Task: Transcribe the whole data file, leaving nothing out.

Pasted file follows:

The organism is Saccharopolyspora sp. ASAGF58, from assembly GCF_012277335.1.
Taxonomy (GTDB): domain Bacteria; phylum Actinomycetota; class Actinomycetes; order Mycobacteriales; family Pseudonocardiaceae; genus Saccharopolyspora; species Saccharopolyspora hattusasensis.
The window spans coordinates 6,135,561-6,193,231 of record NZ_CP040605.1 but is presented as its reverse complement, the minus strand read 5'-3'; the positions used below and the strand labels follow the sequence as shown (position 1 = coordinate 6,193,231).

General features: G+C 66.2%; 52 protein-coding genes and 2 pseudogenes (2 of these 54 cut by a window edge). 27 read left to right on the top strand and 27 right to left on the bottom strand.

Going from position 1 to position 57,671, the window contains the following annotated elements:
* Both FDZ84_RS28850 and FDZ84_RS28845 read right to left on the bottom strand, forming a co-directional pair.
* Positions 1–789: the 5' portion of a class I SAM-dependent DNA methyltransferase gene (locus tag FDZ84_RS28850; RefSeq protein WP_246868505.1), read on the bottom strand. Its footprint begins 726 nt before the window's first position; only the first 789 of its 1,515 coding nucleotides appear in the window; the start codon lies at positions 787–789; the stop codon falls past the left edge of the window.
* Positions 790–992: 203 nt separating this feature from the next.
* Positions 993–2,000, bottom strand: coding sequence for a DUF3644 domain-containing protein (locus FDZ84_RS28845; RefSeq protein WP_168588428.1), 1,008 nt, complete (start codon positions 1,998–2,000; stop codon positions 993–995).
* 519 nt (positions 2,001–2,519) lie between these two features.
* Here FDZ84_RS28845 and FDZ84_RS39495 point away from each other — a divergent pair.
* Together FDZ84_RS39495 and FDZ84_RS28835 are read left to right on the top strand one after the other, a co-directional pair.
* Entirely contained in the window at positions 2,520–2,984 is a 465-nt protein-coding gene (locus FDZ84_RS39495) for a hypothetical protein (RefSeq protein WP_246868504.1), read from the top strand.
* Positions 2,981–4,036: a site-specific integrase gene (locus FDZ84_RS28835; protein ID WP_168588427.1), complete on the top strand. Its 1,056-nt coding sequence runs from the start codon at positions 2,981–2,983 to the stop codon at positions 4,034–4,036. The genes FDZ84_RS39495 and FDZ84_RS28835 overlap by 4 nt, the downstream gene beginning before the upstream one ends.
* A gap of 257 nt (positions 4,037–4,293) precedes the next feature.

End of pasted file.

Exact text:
The organism is Saccharopolyspora sp. ASAGF58, from assembly GCF_012277335.1.
Taxonomy (GTDB): domain Bacteria; phylum Actinomycetota; class Actinomycetes; order Mycobacteriales; family Pseudonocardiaceae; genus Saccharopolyspora; species Saccharopolyspora hattusasensis.
The window spans coordinates 6,135,561-6,193,231 of record NZ_CP040605.1 but is presented as its reverse complement, the minus strand read 5'-3'; the positions used below and the strand labels follow the sequence as shown (position 1 = coordinate 6,193,231).

General features: G+C 66.2%; 52 protein-coding genes and 2 pseudogenes (2 of these 54 cut by a window edge). 27 read left to right on the top strand and 27 right to left on the bottom strand.

Going from position 1 to position 57,671, the window contains the following annotated elements:
* Both FDZ84_RS28850 and FDZ84_RS28845 read right to left on the bottom strand, forming a co-directional pair.
* Positions 1–789: the 5' portion of a class I SAM-dependent DNA methyltransferase gene (locus tag FDZ84_RS28850; RefSeq protein WP_246868505.1), read on the bottom strand. Its footprint begins 726 nt before the window's first position; only the first 789 of its 1,515 coding nucleotides appear in the window; the start codon lies at positions 787–789; the stop codon falls past the left edge of the window.
* Positions 790–992: 203 nt separating this feature from the next.
* Positions 993–2,000, bottom strand: coding sequence for a DUF3644 domain-containing protein (locus FDZ84_RS28845; RefSeq protein WP_168588428.1), 1,008 nt, complete (start codon positions 1,998–2,000; stop codon positions 993–995).
* 519 nt (positions 2,001–2,519) lie between these two features.
* Here FDZ84_RS28845 and FDZ84_RS39495 point away from each other — a divergent pair.
* Together FDZ84_RS39495 and FDZ84_RS28835 are read left to right on the top strand one after the other, a co-directional pair.
* Entirely contained in the window at positions 2,520–2,984 is a 465-nt protein-coding gene (locus FDZ84_RS39495) for a hypothetical protein (RefSeq protein WP_246868504.1), read from the top strand.
* Positions 2,981–4,036: a site-specific integrase gene (locus FDZ84_RS28835; protein ID WP_168588427.1), complete on the top strand. Its 1,056-nt coding sequence runs from the start codon at positions 2,981–2,983 to the stop codon at positions 4,034–4,036. The genes FDZ84_RS39495 and FDZ84_RS28835 overlap by 4 nt, the downstream gene beginning before the upstream one ends.
* A gap of 257 nt (positions 4,037–4,293) precedes the next feature.